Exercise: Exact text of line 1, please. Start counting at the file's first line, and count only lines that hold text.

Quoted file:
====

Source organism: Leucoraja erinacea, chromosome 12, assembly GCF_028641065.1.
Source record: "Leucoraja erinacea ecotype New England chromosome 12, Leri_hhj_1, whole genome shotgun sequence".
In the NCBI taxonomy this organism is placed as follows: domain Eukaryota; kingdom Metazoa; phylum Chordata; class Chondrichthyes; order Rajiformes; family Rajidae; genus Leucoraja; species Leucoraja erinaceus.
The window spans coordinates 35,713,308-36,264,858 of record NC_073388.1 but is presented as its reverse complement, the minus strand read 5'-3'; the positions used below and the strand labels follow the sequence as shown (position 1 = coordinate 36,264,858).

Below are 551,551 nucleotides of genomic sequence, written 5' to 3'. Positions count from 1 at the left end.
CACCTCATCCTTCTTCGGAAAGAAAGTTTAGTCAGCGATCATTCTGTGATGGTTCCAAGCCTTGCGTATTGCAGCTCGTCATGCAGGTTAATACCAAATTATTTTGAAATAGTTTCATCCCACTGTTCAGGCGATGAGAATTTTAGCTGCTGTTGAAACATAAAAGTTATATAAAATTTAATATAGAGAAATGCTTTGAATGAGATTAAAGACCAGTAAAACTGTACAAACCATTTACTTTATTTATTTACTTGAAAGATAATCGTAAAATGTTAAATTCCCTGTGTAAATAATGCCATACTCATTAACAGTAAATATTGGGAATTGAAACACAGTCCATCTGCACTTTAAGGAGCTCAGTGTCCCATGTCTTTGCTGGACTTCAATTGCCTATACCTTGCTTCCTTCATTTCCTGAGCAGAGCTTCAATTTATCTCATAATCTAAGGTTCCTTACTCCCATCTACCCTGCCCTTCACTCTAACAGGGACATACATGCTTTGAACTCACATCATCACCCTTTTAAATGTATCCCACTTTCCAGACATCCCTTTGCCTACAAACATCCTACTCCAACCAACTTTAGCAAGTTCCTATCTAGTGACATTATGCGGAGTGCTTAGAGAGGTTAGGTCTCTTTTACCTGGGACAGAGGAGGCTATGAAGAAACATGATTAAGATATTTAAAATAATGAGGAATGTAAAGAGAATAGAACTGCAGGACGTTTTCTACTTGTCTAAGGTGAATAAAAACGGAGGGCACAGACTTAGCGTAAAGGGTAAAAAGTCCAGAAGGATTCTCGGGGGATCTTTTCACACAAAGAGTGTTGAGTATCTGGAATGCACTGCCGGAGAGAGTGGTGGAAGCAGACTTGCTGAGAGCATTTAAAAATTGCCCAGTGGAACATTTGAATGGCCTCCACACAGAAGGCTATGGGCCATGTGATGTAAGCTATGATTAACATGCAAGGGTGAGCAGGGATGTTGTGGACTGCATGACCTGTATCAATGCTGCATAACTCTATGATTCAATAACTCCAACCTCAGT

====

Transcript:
Source organism: Leucoraja erinacea, chromosome 12, assembly GCF_028641065.1.